The Innovator’s Media Dilemma: How Journalists Cover Incumbents’ Adoption of Discontinuous Technolog

Sustaining Complement Quality for Digital Product Platforms

The Innovator’s Media Dilemma: How Journalists Cover Incumbents’ Adoption of Discontinuous Technologies

Lorenz Graf-Vlachy, Andreas König, Richard Banfield, Markus Rauch, & Angelo Boutalikakis

kHUB post date: June 1, 2023
Originally published: November 18, 2022 (PDMA JPIM • Vol. 40, Issue 1 • January 2023)
Read time: 60 minutes

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We offer a new vantage to the literature on the role of infomediaries in incumbent firms' struggles to adopt discontinuous technologies: the perspective of news media. Specifically, we combine the discontinuous technology literature with studies on news media journalism to theorize that journalists cover an incumbent's new product introductions differently, depending on whether a given new product builds on a discontinuous technology or on the respective established, continuous technology. First, discontinuous-technology-based product introductions receive a greater volume of coverage than continuous-technology-based product introductions because journalists prefer covering issues that are novel, deviate from the conventional, and potentially strongly impact society. Second, the coverage of discontinuous-technology-based product introductions is more divergent in tenor than the coverage of continuous-technology-based product introductions, as journalists seek to present opposing and thus more engaging opinions. Our analyses of unique archival data from two samples of product introductions in the automotive and photography industries, respectively, support our hypotheses. We also find intriguing indications that news media coverage of new products introductions using hybrid technologies is significantly context-dependent. Overall, our study points to so-far undescribed, media-related dilemmas for incumbent firms that aim to adopt discontinuous technologies.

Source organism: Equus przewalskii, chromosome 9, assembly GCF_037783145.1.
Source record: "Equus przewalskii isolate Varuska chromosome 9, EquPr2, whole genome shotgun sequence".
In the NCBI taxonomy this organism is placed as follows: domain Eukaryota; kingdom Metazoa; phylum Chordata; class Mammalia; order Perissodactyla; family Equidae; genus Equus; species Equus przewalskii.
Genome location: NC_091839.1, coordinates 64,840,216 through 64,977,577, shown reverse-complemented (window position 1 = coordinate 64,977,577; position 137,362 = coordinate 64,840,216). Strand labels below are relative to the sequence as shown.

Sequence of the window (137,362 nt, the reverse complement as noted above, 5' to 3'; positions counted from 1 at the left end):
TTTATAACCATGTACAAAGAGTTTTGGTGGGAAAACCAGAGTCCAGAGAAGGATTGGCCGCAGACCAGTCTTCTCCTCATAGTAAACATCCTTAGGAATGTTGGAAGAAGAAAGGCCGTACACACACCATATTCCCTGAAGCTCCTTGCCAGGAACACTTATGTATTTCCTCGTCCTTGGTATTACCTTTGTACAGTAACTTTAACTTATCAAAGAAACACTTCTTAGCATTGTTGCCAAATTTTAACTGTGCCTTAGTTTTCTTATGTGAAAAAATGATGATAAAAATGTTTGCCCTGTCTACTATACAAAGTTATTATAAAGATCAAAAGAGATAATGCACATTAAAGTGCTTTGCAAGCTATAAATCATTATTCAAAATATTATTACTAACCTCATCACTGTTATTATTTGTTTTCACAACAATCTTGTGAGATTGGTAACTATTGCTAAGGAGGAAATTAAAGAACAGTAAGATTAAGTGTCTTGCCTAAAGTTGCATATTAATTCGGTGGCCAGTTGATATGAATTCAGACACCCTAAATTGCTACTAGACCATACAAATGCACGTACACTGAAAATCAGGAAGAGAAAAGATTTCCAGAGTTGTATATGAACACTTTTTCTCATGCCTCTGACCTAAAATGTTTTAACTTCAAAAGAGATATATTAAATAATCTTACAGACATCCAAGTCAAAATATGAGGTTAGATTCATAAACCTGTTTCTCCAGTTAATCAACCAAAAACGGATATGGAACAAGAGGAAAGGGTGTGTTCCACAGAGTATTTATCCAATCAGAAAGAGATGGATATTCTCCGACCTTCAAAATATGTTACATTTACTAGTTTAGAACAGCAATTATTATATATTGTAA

Practitioner Points

  • New products that rely on discontinuous technologies receive greater and more controversial coverage by news media than new products that rely on continuous technologies
  • Top executives and decision makers in R&D thus need to expand their understanding of the innovation process to incorporate the effect of a firm's innovation activity and innovation portfolio on news media coverage
  • Policy makers who may rely on news media content when shaping legislation around emerging discontinuous technologies must similarly be aware of such differential coverage

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